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Delhi Charter School Pregnancy Policy: Pee On a Stick or Drop Out

By Diana Stone |

Delhi Charter School forces pregnancy testsThere’s nothing quite like the pressures of high school – catty friends, cliques, the right clothes, wondering if the boy next to you has noticed you’re wearing a new top, homework -


and taking that darn forced pregnancy test before you can come back to school.


Isn’t that – discrimination?

Delhi Charter School in Louisiana has a school policy (pg. c15) in place that if a female student is suspected of being pregnant, a conference is called, and the school administrators can require the young woman to take a pregnancy test, with the school’s choice of Dr. providing the test.

If the student is indeed pregnant, or simply refuses to take the test at all, they give her a couple of options. Each of these goes for whether or not a pregnancy is proven. Unless you take the test and it’s not. Then it’s all ok. If you are or refuse you can:

If the test indicates that the student is pregnant, the student will not be permitted to attend classes on the campus of Delhi Charter School.

  • quit school
  • homeschool with their curriculum
  • find another school

Again, this is a school. In America. Today. In fact, according to their website, the policy has been in place since 2007. And even if you’re not pregnant and you refuse to take the test – you’ll be asked to homeschool or counseled on other educational options.

So started a petition to make the school change their policy – and a former teen mom headed the undertaking herself. Natasha Vianna became pregnant as 17 and was forced to transfer from her school. So far she has obtained over 100,000 signatures.

This is discrimination at it’s very worst. We have enough problems with the teen dropout rates and teen pregnancy to make it even harder for girl who become pregnant to finish school. The ACLU says that nearly 70% of teenagers who give birth drop out of high school. And the added humiliation and public disgrace is even worse. The ACLU said the school’s policy violated Title IX of the 1972 federal education law, which requires equal opportunities for both sexes.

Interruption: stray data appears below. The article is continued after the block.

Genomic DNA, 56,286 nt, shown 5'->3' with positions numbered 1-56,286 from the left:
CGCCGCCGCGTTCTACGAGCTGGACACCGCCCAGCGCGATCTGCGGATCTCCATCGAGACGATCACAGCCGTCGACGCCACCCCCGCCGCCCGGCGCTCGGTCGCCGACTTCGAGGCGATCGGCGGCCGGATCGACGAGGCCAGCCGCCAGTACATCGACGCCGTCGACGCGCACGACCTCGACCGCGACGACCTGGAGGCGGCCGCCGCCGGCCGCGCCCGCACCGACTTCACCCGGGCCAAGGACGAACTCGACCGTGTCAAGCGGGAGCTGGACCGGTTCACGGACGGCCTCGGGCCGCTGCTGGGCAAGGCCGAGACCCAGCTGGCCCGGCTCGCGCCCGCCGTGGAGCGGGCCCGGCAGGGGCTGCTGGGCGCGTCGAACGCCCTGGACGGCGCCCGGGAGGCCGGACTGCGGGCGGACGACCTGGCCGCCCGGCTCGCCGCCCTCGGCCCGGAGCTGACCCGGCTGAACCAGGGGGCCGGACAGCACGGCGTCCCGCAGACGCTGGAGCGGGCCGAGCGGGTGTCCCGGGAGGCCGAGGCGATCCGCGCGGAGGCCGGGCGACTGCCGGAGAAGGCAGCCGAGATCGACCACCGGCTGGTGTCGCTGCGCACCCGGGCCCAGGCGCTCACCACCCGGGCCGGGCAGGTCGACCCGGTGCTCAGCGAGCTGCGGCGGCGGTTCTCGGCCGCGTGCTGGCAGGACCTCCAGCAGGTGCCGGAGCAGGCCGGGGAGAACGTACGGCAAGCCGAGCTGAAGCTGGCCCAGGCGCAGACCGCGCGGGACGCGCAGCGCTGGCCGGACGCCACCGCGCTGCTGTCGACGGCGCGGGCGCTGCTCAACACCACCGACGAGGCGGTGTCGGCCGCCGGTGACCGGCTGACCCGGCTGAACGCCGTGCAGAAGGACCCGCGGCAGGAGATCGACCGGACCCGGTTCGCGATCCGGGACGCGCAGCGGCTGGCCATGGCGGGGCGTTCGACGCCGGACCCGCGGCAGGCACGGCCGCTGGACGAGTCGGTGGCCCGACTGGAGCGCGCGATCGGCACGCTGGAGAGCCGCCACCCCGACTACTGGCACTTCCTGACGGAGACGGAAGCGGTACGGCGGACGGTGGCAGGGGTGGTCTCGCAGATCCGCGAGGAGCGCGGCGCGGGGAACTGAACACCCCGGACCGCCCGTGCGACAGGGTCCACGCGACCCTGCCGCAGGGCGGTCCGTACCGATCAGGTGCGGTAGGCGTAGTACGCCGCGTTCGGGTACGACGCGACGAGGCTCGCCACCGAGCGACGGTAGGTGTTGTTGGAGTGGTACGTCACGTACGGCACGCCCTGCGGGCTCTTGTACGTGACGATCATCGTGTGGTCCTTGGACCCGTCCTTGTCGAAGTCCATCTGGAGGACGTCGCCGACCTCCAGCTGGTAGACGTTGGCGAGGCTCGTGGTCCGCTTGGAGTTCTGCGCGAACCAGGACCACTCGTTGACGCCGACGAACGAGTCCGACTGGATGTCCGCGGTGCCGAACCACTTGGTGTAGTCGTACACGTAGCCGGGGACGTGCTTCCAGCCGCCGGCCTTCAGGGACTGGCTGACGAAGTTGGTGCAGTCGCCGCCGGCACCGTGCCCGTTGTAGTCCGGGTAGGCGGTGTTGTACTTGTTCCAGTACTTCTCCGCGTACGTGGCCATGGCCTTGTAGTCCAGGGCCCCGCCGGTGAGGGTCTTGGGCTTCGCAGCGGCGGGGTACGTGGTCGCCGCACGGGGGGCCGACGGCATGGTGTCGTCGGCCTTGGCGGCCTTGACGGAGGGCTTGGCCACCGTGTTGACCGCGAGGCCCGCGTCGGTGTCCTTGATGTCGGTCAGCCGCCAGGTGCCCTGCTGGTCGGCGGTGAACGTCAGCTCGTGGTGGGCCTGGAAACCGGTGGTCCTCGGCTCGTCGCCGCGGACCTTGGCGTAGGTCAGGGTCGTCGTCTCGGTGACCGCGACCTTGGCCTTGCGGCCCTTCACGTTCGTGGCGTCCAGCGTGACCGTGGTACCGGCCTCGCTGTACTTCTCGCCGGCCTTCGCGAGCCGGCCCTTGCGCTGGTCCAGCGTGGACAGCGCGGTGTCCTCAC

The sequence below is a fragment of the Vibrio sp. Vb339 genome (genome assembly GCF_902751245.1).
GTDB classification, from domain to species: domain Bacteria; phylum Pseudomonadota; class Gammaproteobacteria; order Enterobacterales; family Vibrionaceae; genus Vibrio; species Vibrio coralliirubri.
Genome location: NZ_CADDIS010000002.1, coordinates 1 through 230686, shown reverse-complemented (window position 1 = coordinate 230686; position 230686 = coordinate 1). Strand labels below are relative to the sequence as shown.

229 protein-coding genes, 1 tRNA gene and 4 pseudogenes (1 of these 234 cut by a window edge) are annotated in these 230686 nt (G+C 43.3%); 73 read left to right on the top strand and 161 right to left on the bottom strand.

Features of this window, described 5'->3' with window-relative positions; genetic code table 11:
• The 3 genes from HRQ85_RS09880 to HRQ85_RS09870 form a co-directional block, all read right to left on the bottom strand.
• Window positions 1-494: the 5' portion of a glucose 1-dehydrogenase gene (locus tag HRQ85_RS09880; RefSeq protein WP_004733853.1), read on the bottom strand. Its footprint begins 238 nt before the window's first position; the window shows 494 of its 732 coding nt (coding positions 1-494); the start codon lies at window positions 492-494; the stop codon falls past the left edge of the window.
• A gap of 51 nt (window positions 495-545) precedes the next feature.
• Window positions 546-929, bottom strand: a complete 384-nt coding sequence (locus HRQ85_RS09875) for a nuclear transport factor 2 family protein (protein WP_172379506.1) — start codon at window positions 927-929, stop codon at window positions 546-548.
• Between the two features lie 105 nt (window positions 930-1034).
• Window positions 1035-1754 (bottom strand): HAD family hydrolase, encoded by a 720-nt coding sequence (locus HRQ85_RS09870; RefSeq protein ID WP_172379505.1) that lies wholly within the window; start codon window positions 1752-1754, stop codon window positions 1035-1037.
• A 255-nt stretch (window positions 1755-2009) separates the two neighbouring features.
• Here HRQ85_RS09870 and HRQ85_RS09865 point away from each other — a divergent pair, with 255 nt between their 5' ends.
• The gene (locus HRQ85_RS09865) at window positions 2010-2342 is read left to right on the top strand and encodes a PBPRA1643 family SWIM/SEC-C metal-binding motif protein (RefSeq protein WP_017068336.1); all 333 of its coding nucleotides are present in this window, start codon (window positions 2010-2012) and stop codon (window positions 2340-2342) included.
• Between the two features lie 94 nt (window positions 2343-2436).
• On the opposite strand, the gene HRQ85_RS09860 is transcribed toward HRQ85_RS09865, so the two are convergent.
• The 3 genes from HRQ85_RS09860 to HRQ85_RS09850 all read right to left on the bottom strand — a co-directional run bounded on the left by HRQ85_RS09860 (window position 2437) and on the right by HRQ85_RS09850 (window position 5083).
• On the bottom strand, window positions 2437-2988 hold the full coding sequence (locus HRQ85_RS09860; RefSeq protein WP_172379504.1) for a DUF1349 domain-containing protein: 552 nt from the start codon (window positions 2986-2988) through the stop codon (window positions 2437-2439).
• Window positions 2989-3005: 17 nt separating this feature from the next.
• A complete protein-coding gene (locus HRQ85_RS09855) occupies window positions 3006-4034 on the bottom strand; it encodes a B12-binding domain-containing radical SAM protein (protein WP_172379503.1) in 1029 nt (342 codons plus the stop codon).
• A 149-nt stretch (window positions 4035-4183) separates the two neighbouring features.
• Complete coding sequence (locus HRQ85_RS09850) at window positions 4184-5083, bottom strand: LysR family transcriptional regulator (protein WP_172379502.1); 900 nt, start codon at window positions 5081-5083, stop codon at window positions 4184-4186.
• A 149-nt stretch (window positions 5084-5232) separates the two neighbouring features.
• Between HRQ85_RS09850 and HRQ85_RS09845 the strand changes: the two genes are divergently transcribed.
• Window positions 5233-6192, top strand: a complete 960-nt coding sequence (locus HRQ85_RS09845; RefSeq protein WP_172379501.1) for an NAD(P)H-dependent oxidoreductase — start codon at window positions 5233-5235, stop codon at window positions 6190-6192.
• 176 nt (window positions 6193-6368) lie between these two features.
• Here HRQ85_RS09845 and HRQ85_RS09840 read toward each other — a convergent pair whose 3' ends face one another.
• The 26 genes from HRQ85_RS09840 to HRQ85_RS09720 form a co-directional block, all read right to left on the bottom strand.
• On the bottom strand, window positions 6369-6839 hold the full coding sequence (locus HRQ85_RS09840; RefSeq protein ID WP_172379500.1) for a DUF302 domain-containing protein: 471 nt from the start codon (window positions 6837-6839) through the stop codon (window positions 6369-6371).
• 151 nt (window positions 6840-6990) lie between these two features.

The school has had this policy in affect since 2007 and only decided to change it because of the amount of media attention and the petition and the American Civil Liberties Union’s state chapter threatened to sue.

I do understand having a moral code in place in a school. I understand values and principles. What I don’t understand is this: How is punishing a young woman who gets pregnant by refusing her the same type of education she was receiving making anything any better?

Thank goodness for people like Natasha who are willing to take a stand against this sort of thing. For sites like that make action take place when things are clearly and incredibly unfair to students that find themselves in an already hard situation.

So what do you all think? What detriment does it cause on young women who become pregnant – and their families and child? Why wasn’t a policy put in place to also test her partner(s) and have them leave the school as well if proven the father?

Credit to:

Huffington Post


Diana blogs on raising a toddler daughter, the loss of her twin boys, and their families’ Korean adoption in progress on the aptly named Hormonal Imbalances.

Smaller glimpses into her day are on Twitter and Facebook, and on Pinterest


How Do You Prepare a Biological Child For an Adopted One?

I Put On My Big Girl Panties and We Got Somewhere

Pondering International Adoption? 10 Tips on Choosing an Agency

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About Diana Stone


Diana Stone

Diana Stone blogs at Diana Wrote about her life with a daughter here and three sons in heaven, life as an army wife, and her faith. Smaller glimpses into her day are on Twitter, Facebook, and Instagram. Read bio and latest posts → Read Diana's latest posts →

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16 thoughts on “Delhi Charter School Pregnancy Policy: Pee On a Stick or Drop Out

  1. Cheri says:

    “How is punishing a young woman who gets pregnant by refusing her the same type of education she was receiving making anything any better?”

    Its the same reason why we have harsh punishments for breaking the law. If you do nothing for a DUI driver, then everyone would be totally cool about driving drunk and there would be no consequences.

    I do not agree with the forced test, that is wrong and violates on so many levels. If the teen is pregnant, then time will tell that just fine.

    I agree with the policy that they would not allow the showing pregnant teens back to the school; however, I think that the school should provide the student with another mode of education through either online schooling, or a program for pregnant and teen mothers so that they can not only finish school, but also be able to be their for their children. And while some girls would be ok with the ridicule and the snickers through the halls, I do think that this creates a distraction to other students that could be harmful to their education.